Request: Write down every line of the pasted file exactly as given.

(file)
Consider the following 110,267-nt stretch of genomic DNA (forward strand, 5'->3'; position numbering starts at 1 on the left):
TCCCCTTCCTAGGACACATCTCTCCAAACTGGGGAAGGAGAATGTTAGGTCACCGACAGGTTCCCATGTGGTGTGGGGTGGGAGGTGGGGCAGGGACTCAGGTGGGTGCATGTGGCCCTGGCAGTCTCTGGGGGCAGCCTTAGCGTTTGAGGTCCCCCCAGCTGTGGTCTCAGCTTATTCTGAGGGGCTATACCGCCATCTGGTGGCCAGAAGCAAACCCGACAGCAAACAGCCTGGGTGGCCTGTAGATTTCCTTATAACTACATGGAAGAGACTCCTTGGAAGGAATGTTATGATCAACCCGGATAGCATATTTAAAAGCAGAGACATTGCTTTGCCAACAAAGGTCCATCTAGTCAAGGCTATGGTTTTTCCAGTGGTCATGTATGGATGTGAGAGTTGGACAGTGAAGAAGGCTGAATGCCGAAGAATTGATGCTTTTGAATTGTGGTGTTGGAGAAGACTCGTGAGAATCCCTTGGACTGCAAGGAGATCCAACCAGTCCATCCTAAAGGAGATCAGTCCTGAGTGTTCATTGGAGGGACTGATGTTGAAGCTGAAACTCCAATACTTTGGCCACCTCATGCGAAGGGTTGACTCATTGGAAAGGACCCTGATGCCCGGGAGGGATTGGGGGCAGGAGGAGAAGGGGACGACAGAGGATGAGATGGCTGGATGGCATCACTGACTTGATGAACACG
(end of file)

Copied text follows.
Consider the following 110,267-nt stretch of genomic DNA (forward strand, 5'->3'; position numbering starts at 1 on the left):
TCCCCTTCCTAGGACACATCTCTCCAAACTGGGGAAGGAGAATGTTAGGTCACCGACAGGTTCCCATGTGGTGTGGGGTGGGAGGTGGGGCAGGGACTCAGGTGGGTGCATGTGGCCCTGGCAGTCTCTGGGGGCAGCCTTAGCGTTTGAGGTCCCCCCAGCTGTGGTCTCAGCTTATTCTGAGGGGCTATACCGCCATCTGGTGGCCAGAAGCAAACCCGACAGCAAACAGCCTGGGTGGCCTGTAGATTTCCTTATAACTACATGGAAGAGACTCCTTGGAAGGAATGTTATGATCAACCCGGATAGCATATTTAAAAGCAGAGACATTGCTTTGCCAACAAAGGTCCATCTAGTCAAGGCTATGGTTTTTCCAGTGGTCATGTATGGATGTGAGAGTTGGACAGTGAAGAAGGCTGAATGCCGAAGAATTGATGCTTTTGAATTGTGGTGTTGGAGAAGACTCGTGAGAATCCCTTGGACTGCAAGGAGATCCAACCAGTCCATCCTAAAGGAGATCAGTCCTGAGTGTTCATTGGAGGGACTGATGTTGAAGCTGAAACTCCAATACTTTGGCCACCTCATGCGAAGGGTTGACTCATTGGAAAGGACCCTGATGCCCGGGAGGGATTGGGGGCAGGAGGAGAAGGGGACGACAGAGGATGAGATGGCTGGATGGCATCACTGACTTGATGAACACG